OPINION: The proliferation of sanctioned information intermediaries will increase the productivity of interorganizational tasks and processes and spur the next surge in global growth.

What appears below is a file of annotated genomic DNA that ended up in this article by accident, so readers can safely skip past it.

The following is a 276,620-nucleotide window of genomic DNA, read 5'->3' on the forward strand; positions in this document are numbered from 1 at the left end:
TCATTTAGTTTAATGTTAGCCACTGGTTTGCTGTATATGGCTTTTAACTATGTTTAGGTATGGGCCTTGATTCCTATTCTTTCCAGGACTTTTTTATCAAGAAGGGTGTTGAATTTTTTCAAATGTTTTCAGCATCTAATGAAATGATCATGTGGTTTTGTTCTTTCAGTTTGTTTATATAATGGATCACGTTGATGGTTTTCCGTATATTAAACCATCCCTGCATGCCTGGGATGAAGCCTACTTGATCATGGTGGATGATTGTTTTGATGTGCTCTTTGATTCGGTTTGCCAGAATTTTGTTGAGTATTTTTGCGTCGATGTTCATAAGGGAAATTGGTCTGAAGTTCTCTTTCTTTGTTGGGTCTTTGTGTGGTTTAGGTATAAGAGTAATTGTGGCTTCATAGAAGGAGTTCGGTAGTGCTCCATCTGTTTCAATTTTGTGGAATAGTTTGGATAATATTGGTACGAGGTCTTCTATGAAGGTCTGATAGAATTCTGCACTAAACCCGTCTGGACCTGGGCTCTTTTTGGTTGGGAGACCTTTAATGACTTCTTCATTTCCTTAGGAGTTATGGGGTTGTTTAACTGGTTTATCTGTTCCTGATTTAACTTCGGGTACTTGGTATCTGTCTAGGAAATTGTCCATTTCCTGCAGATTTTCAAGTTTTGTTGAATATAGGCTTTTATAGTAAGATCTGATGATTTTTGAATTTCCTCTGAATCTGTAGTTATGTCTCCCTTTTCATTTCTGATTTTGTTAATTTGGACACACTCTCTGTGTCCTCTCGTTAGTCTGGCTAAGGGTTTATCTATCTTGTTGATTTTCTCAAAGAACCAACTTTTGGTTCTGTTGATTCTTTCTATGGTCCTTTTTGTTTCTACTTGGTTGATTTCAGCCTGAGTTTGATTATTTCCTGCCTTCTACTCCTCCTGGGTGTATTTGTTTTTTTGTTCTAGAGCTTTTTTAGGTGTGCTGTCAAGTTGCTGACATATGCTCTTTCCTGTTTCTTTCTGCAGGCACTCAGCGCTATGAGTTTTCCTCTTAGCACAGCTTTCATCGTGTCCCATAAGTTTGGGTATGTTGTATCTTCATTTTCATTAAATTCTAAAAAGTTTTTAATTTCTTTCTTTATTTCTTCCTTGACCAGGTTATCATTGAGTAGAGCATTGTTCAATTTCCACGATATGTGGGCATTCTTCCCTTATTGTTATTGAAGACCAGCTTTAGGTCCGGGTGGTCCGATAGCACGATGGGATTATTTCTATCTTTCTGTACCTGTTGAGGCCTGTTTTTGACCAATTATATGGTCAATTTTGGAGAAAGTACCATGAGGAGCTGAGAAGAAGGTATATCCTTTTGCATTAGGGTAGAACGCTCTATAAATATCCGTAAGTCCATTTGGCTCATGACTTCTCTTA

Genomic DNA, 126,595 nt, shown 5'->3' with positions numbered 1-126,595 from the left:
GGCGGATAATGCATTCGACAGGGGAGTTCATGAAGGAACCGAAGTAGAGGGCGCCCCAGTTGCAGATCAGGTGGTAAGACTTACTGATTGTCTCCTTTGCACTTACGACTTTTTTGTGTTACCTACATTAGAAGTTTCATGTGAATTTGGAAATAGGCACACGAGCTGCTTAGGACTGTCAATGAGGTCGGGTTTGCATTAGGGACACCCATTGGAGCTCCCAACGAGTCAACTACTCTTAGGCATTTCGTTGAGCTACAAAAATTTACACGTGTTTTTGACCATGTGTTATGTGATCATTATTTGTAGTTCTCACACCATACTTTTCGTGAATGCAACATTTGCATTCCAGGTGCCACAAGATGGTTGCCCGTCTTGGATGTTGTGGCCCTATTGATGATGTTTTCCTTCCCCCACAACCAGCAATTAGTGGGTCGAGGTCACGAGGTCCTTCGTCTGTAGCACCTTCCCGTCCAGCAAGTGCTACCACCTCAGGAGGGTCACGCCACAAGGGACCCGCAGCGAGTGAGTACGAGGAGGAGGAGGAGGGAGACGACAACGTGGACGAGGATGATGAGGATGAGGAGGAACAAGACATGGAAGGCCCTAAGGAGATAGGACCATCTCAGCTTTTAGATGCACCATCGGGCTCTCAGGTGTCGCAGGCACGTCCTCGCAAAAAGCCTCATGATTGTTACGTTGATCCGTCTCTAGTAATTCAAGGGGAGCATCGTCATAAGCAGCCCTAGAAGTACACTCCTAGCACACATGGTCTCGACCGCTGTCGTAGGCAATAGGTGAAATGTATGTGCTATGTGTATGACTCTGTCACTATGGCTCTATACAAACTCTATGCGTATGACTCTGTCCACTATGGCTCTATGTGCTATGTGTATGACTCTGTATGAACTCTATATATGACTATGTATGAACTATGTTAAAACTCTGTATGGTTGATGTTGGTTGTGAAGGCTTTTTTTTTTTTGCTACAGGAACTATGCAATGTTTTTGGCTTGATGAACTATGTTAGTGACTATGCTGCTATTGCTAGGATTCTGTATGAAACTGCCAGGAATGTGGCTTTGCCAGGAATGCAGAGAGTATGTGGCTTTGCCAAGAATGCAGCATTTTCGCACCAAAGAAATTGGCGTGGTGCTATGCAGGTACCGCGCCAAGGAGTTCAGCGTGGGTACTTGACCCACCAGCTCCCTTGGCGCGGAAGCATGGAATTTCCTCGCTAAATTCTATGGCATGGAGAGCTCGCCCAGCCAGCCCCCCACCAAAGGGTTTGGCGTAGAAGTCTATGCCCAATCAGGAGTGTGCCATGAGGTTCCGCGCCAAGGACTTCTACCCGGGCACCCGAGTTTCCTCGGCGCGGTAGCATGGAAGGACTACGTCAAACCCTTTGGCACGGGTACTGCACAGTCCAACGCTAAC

About ten years ago I was working with the United Nations, trying to determine why one-third of the banks in a particular country had gone bankrupt. I found that the country’s government did not utilize the concept of either a social security number or an income tax number. Accordingly, individuals could borrow funds from a number of banks without any bank being aware of the other loans. When the creation of a nationwide financial information infrastructure was proposed, bankers eagerly embraced the notion that they could be informed about other banks’ transactions. “That is exactly the system we need,” asserted one bank president. When I informed him that he would also have to share his bank’s information, he balked: “Never. No information from my bank will ever go out to other banks.” The banker’s reaction is not as odd as it sounds. There is a high degree of distrust that exists across all kinds of interorganizational and intergovernmental borders, and it is a major bottleneck to productivity and efficiency.The first quantum leap in productivity that can be attributed to information technology occurred in the 1960s and ’70s, when automated techniques in factories helped to increase the productivity of blue-collar workers.